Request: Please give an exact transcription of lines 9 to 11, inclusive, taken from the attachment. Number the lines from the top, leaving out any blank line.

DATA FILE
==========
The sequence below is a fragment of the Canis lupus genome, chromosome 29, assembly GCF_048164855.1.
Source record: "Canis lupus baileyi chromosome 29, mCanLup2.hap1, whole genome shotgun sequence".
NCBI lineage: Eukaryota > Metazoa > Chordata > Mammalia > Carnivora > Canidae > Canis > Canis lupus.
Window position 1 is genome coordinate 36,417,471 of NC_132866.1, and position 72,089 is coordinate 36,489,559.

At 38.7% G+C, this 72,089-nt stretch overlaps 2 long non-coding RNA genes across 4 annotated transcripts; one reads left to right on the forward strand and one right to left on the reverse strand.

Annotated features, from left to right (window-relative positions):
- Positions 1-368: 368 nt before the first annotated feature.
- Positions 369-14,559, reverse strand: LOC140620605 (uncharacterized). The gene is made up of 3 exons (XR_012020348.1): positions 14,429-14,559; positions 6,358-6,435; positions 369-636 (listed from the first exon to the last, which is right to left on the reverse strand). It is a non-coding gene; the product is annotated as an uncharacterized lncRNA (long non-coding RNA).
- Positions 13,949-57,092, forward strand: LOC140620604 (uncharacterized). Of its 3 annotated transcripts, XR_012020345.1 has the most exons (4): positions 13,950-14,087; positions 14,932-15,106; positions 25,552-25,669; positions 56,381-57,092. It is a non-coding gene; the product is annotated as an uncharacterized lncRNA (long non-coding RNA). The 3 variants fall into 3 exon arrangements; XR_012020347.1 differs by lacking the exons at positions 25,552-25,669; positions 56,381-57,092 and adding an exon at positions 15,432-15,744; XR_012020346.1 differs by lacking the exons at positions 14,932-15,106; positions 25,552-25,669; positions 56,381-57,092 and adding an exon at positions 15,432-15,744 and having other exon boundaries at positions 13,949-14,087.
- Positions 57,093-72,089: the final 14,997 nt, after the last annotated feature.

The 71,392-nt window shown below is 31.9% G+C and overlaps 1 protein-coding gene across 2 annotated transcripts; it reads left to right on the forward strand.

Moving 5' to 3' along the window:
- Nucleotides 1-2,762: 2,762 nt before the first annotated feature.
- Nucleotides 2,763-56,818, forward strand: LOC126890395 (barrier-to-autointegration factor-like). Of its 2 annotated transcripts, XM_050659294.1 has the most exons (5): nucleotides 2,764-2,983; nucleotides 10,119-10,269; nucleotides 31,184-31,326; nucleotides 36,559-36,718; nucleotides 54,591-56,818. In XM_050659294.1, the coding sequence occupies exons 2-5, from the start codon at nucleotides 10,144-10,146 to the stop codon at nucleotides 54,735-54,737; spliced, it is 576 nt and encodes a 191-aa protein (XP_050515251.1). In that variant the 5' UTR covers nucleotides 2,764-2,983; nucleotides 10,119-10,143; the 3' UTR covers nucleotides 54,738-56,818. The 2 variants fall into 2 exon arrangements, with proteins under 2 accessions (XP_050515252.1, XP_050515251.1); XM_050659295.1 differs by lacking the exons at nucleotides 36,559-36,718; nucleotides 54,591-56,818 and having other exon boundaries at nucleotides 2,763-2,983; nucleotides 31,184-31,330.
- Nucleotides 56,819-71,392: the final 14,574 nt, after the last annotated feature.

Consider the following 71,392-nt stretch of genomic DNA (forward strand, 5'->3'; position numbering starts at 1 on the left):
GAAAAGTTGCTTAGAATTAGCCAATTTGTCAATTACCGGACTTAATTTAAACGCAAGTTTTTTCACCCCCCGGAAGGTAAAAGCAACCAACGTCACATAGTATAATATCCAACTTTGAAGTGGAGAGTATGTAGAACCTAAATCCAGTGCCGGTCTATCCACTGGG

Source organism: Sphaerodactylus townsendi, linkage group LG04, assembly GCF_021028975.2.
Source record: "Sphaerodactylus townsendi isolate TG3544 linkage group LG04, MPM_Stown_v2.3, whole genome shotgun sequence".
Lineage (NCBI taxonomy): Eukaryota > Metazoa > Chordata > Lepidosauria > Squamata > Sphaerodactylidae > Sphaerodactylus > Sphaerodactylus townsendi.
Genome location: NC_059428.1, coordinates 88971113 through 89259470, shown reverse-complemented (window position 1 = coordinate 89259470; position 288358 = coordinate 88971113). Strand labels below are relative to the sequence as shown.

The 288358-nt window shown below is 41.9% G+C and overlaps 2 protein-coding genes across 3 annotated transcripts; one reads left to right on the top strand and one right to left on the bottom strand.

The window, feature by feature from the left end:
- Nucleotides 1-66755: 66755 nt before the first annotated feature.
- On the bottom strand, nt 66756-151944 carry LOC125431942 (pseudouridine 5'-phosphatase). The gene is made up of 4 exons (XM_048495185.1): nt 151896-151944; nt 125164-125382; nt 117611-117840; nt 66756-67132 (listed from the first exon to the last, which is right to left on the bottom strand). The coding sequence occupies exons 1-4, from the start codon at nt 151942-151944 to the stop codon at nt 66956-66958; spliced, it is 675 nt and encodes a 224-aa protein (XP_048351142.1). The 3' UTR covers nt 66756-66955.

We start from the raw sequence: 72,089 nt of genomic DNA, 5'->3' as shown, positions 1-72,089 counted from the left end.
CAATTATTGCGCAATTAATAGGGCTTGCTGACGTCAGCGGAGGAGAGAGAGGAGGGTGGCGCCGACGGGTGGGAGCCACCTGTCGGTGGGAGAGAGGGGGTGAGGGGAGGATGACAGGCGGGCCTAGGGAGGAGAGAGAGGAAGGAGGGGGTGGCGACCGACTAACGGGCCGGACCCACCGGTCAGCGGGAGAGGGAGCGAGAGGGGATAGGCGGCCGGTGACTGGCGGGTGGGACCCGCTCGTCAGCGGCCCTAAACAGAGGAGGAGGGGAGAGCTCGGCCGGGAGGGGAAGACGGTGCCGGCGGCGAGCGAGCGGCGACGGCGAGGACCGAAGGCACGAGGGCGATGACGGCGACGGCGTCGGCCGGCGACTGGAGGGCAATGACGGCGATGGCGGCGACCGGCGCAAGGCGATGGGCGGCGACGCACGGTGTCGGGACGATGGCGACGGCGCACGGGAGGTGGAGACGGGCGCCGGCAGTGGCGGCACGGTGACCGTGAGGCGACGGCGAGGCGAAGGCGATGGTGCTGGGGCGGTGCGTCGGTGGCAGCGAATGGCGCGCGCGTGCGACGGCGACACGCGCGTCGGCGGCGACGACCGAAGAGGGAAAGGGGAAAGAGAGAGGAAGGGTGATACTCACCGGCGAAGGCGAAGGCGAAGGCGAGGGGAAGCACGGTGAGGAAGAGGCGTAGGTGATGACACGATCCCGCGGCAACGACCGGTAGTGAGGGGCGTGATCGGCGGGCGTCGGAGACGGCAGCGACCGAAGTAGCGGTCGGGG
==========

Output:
- Positions 13,949-57,092, forward strand: LOC140620604 (uncharacterized). Of its 3 annotated transcripts, XR_012020345.1 has the most exons (4): positions 13,950-14,087; positions 14,932-15,106; positions 25,552-25,669; positions 56,381-57,092. It is a non-coding gene; the product is annotated as an uncharacterized lncRNA (long non-coding RNA). The 3 variants fall into 3 exon arrangements; XR_012020347.1 differs by lacking the exons at positions 25,552-25,669; positions 56,381-57,092 and adding an exon at positions 15,432-15,744; XR_012020346.1 differs by lacking the exons at positions 14,932-15,106; positions 25,552-25,669; positions 56,381-57,092 and adding an exon at positions 15,432-15,744 and having other exon boundaries at positions 13,949-14,087.
- Positions 57,093-72,089: the final 14,997 nt, after the last annotated feature.

The 71,392-nt window shown below is 31.9% G+C and overlaps 1 protein-coding gene across 2 annotated transcripts; it reads left to right on the forward strand.